Come, Lord Jesus, be our guest, and let these gifts to us be blessed.
Table prayer around our kitchen table on the farm is one of my earliest family memories. My husband and I have maintained that habit—giving thanks before each meal, whether it is a feast or a nibble, in our own home or in public. Sadly, this prayer is so familiar to me I do not often tend to the words. Until today.
On Sunday we join Jesus and his Mother at a wedding in Cana. (John 2.1-11) I’m guessing they were not among the honored guests—seated not at the head table but somewhere near the swinging kitchen door where shirttail relatives and casual friends are hidden. How do I know this? Jesus’ mother could see the servants scrambling to make the wine last—they were running out and the party was far from over. In a terse exchange with Jesus, she brought the shortfall to his attention, expecting him to do something about it. Do something? Like what? Call Binney’s for delivery? Grab a glass before it was all gone?
Jesus’ response to her persistence was to magically produce gallons and gallons of remarkable wine from tap water. And to take no credit for it. The last exchange in the story is between the sommelier and the groom—each of whom was amazed at his own good taste.
Come, Lord Jesus, be our guest.
I wonder now, upon reflection on this text, if that’s really what we want. Do we want Jesus at our tables? All of Jesus’ table fellowship, as recorded in the gospels, is eventful. He eats with notorious sinners. He multiplies a little boy’s lunch. He makes wine. Unexpected guests burst in. He picks an argument with his host. A trusted friend betrays him. If the gospel writers are to be believed, dinner with Jesus was a contact sport with winners and losers. Do we really want Jesus to join us at our tables? What if he were to bring his sketchy friends? Or his pushy mother? Or tell us what he really thinks?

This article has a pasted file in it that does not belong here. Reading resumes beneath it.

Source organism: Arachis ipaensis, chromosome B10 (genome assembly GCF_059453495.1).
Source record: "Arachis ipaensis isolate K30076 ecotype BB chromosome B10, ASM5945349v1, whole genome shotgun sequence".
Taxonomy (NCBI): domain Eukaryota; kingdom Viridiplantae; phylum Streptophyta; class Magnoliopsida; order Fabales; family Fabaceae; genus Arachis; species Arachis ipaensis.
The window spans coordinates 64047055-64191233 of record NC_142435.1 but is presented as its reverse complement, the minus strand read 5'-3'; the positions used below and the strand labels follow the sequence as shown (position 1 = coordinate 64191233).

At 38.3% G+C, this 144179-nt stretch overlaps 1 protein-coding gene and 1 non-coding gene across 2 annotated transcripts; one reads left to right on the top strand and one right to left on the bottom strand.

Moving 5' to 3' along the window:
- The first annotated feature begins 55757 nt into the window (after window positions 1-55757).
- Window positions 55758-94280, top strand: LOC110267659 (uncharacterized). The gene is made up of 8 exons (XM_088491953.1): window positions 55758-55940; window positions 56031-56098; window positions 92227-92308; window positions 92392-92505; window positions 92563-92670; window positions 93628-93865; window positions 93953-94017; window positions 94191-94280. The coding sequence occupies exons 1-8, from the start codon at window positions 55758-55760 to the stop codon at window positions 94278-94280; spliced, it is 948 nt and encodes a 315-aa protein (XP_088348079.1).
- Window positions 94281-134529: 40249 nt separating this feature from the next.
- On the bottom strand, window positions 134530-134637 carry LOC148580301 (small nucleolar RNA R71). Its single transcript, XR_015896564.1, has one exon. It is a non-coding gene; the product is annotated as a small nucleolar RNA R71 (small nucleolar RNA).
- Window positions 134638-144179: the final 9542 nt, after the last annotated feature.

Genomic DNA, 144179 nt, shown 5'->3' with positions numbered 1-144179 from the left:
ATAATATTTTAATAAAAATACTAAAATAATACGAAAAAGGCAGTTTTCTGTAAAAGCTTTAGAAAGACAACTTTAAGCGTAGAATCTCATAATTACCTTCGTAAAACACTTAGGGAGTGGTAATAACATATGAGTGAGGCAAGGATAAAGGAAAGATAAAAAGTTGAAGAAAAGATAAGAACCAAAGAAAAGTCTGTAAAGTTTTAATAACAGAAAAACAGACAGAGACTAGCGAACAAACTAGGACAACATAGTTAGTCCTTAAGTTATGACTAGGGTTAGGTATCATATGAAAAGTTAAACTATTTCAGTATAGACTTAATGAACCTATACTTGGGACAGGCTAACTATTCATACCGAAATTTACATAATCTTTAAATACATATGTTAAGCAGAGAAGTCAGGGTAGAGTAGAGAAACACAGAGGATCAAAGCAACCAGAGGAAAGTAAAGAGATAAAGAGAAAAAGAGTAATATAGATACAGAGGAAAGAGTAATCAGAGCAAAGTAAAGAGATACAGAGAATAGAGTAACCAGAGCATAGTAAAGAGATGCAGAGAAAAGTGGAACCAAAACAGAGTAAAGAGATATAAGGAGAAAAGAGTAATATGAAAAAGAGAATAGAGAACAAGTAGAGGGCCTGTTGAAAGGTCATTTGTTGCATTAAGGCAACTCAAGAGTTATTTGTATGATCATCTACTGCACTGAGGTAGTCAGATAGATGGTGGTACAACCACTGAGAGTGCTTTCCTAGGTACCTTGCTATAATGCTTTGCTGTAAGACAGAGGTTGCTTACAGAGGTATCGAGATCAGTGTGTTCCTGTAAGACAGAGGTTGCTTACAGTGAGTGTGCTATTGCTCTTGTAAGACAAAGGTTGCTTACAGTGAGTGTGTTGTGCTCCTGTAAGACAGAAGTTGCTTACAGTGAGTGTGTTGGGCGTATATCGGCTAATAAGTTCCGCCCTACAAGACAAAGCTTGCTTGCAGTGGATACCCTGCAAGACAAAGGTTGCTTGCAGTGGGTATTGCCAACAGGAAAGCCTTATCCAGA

We are in the season of Epiphany—a season of “revealing.” On Sunday, Jesus is revealed as Miracle Worker, Wine Maker, Obedient Son, Enigma. And as a ferocious “Plus 1” at a wedding reception. Come, Lord Jesus?
Two other things are on my mind, as well.
I continue to worry and pray over the Budget Impasse in Washington, D.C. and its tsunami-level ripples into all our lives. I have contacted my congress people. I have encouraged our presiding bishop to step into the fray. I have made an extra donation at my local food pantry. But all of these are stop gaps. I don’t know what the resolution ought to be, but I know that innocent people are suffering because of someone else’s fight. Please join me in advocating for our government employees who simply want to go back to work. And be paid for it.
I was given a Prayer Shawl when I was called to my last parish in Connecticut; it is draped over a chair in my office where I see it every day. The shawl was knitted for me from remnants of all the other prayer shawls that group had created—for baptisms, weddings, funerals, illnesses. With that downy-soft, many-colored, multi-textured gift they enveloped me in their lives, their moments of joy and sorrow. They also wanted me to know that all the events in my life were woven into their prayers. On Sunday we will dedicate baskets full of Prayer Shawls knitted and crocheted by Ascension’s nimble craftspeople. We will invite you to take one home for yourself or for someone who might welcome a warm prayer around their shoulders.
Come, Lord Jesus, be our guest.
In addition to that familiar prayer, I remember a plaque that hung on our kitchen wall—a gift to my parents when they married: “Jesus: the Silent Guest at every Meal.” Apparently, whether we prayed for Jesus’ presence or not, my Mom and Dad believed Jesus was already there. And his presence—bidden or unbidden—was a daily gift and comfort. I fear I never thanked my parents for creating a home, setting a table, where Jesus would always have a place.
Please join us Sunday. I promise you, Jesus will be present. I hope you will be, too.
Pastor JoAnn Post